How do I Determine the Price of an Unmarked Postage Stamp?

The business of postage stamps and creation of new and varied stamps started simply but has become complex over the 150-plus years of operation. In recent years, some postage stamps and preposted postcards have not shown a value on the stamp. You can determine the postage value and use unused postage stamps, regardless of their age.

Step 1

Refer to the Domestic Mail Manual provided by the U.S. Postal Service. The Quick Service Guide 604a shows pictures of nondenominated postage (see Resources).

Step 2

Review the stamps that have no denomination shown. In 1978, the Postal Service started the ABC series. The A stamp was the eagle on an envelope with a 15-cent value. The B stamp was issued in 1981 with the same appearance as the A stamp, but with the letter B and a value of 18 cents. The B postcard issued at the same time did not have an initial but was otherwise the same eagle stamp, with a denomination of 12 cents. The C stamped envelope issue arrived in 1981, carried the same eagle in flight and a 20-cent value. The last time the eagle appeared on this postage was for the D stamp, issued in 1985 on an envelope at 22 cents. The earth stamp was E, issued in 1988 for 25 cents. F had two designs--a tulip and a flag--both issued in 1991 at 29 cents, and to accompany the F was a "makeup stamp" for 4 cents.

G carried the American flag design, and had three formats. There was a 20-cent postcard price, a 25-cent presorted first-class price and a 32-cent for U.S. addresses only. The G makeup stamp has a dove and is valued at 3 cents. Uncle Sam's hat is on the H stamp issued in 1998 for 33 cents. There was also an H makeup stamp of 1 cent, with a rooster weather vane.

Step 3

Look for semi-postal stamps. The best-known stamp in the semi-postal series is the breast cancer stamp, "Fund the Fight, Find the Cure," issued in 1998 at 40 cents, with 32 cents for postage and eight cents for the breast-cancer cause. In 2002, the Postal Service issued "Heroes of 2001" with a postage value of 37 cents and a purchase price of 45 cents. "Stop Family Violence" had a stamp value of 37 cents and a price of 45 cents. These stamps help fund the cause on the stamp. The breast cancer stamp is available at 55 cents in 2010, with 44 cents in postage value.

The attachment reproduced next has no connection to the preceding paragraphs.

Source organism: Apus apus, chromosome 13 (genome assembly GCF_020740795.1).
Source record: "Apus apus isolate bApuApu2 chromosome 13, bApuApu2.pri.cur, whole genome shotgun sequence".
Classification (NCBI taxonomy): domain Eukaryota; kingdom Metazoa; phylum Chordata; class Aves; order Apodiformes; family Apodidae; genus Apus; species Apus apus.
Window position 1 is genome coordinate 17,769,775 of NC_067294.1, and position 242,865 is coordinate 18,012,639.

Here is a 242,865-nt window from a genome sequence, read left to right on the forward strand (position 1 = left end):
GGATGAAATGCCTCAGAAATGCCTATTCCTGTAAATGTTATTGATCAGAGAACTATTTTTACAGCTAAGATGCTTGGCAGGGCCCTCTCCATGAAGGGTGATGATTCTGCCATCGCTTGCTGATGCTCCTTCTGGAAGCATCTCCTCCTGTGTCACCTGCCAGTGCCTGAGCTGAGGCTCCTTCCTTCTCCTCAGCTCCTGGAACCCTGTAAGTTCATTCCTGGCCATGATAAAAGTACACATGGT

Step 4

Find forever stamps with the Liberty Bell. Purchase these postage stamps at one value, and use them as first-class postage on a 1-oz. letter at any time. They do not require a "makeup stamp" or extra cost. These stamps first issued in 2007 continue to be available at the current first-class postage rate.

Step 5

Locate other Postal Service stamps with no denomination marked on the face. There are others shown on the Quick Service Guide that are no longer available at the post office, but are usable if you have some. These include some Christmas issues, the antique toys in four versions issued in 2002 at 37 cents and a 41-cent American flag issued in 2007.

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